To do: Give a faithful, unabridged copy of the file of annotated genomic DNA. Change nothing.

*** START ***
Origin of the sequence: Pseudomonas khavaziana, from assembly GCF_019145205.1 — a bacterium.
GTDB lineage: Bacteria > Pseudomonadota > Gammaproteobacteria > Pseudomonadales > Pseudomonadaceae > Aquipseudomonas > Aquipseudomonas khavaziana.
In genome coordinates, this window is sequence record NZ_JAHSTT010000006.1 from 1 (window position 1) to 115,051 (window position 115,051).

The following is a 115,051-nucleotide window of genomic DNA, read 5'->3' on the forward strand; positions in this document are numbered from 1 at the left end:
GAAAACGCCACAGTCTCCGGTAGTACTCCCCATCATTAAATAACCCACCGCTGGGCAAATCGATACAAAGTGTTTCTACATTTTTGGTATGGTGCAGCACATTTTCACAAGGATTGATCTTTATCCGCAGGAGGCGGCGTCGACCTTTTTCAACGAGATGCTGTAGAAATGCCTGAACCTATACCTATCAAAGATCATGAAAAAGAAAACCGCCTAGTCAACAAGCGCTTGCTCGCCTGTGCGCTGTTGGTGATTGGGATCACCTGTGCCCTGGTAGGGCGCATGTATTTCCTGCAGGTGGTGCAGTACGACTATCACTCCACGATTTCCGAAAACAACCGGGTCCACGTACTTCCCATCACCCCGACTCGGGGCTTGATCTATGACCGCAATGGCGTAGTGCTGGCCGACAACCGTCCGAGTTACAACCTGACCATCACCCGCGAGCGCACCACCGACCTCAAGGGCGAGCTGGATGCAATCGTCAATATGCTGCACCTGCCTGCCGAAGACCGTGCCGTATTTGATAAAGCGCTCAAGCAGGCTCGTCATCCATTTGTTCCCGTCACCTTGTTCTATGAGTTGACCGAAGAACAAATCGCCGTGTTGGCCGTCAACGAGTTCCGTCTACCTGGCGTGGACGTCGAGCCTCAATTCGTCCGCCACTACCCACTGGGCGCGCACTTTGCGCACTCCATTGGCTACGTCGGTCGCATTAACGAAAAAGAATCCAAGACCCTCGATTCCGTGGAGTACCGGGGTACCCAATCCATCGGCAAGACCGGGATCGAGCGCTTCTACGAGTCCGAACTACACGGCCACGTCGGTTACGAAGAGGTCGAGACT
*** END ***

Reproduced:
Origin of the sequence: Pseudomonas khavaziana, from assembly GCF_019145205.1 — a bacterium.
GTDB lineage: Bacteria > Pseudomonadota > Gammaproteobacteria > Pseudomonadales > Pseudomonadaceae > Aquipseudomonas > Aquipseudomonas khavaziana.
In genome coordinates, this window is sequence record NZ_JAHSTT010000006.1 from 1 (window position 1) to 115,051 (window position 115,051).

The following is a 115,051-nucleotide window of genomic DNA, read 5'->3' on the forward strand; positions in this document are numbered from 1 at the left end:
GAAAACGCCACAGTCTCCGGTAGTACTCCCCATCATTAAATAACCCACCGCTGGGCAAATCGATACAAAGTGTTTCTACATTTTTGGTATGGTGCAGCACATTTTCACAAGGATTGATCTTTATCCGCAGGAGGCGGCGTCGACCTTTTTCAACGAGATGCTGTAGAAATGCCTGAACCTATACCTATCAAAGATCATGAAAAAGAAAACCGCCTAGTCAACAAGCGCTTGCTCGCCTGTGCGCTGTTGGTGATTGGGATCACCTGTGCCCTGGTAGGGCGCATGTATTTCCTGCAGGTGGTGCAGTACGACTATCACTCCACGATTTCCGAAAACAACCGGGTCCACGTACTTCCCATCACCCCGACTCGGGGCTTGATCTATGACCGCAATGGCGTAGTGCTGGCCGACAACCGTCCGAGTTACAACCTGACCATCACCCGCGAGCGCACCACCGACCTCAAGGGCGAGCTGGATGCAATCGTCAATATGCTGCACCTGCCTGCCGAAGACCGTGCCGTATTTGATAAAGCGCTCAAGCAGGCTCGTCATCCATTTGTTCCCGTCACCTTGTTCTATGAGTTGACCGAAGAACAAATCGCCGTGTTGGCCGTCAACGAGTTCCGTCTACCTGGCGTGGACGTCGAGCCTCAATTCGTCCGCCACTACCCACTGGGCGCGCACTTTGCGCACTCCATTGGCTACGTCGGTCGCATTAACGAAAAAGAATCCAAGACCCTCGATTCCGTGGAGTACCGGGGTACCCAATCCATCGGCAAGACCGGGATCGAGCGCTTCTACGAGTCCGAACTACACGGCCACGTCGGTTACGAAGAGGTCGAGACT